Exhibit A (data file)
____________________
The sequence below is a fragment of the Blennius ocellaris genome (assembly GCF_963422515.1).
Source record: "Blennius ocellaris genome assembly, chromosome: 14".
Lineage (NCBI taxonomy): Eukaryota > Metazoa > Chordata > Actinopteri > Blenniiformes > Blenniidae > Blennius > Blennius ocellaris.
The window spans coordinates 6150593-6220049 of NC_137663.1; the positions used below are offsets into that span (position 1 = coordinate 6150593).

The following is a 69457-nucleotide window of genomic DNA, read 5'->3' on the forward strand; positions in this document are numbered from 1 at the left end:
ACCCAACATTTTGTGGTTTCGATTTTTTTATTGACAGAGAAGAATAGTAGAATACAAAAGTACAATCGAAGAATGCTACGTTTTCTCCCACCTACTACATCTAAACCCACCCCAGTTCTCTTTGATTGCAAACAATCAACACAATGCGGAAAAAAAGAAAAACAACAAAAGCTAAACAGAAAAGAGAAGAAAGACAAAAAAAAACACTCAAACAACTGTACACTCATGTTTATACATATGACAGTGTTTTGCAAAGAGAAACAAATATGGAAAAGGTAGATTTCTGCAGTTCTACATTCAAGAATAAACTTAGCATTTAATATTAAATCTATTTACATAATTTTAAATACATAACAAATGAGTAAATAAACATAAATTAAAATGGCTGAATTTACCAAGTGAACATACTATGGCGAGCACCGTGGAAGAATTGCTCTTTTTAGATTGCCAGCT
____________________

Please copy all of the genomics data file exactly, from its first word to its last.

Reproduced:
The sequence below is a fragment of the Blennius ocellaris genome (assembly GCF_963422515.1).
Source record: "Blennius ocellaris genome assembly, chromosome: 14".
Lineage (NCBI taxonomy): Eukaryota > Metazoa > Chordata > Actinopteri > Blenniiformes > Blenniidae > Blennius > Blennius ocellaris.
The window spans coordinates 6150593-6220049 of NC_137663.1; the positions used below are offsets into that span (position 1 = coordinate 6150593).

The following is a 69457-nucleotide window of genomic DNA, read 5'->3' on the forward strand; positions in this document are numbered from 1 at the left end:
ACCCAACATTTTGTGGTTTCGATTTTTTTATTGACAGAGAAGAATAGTAGAATACAAAAGTACAATCGAAGAATGCTACGTTTTCTCCCACCTACTACATCTAAACCCACCCCAGTTCTCTTTGATTGCAAACAATCAACACAATGCGGAAAAAAAGAAAAACAACAAAAGCTAAACAGAAAAGAGAAGAAAGACAAAAAAAAACACTCAAACAACTGTACACTCATGTTTATACATATGACAGTGTTTTGCAAAGAGAAACAAATATGGAAAAGGTAGATTTCTGCAGTTCTACATTCAAGAATAAACTTAGCATTTAATATTAAATCTATTTACATAATTTTAAATACATAACAAATGAGTAAATAAACATAAATTAAAATGGCTGAATTTACCAAGTGAACATACTATGGCGAGCACCGTGGAAGAATTGCTCTTTTTAGATTGCCAGCT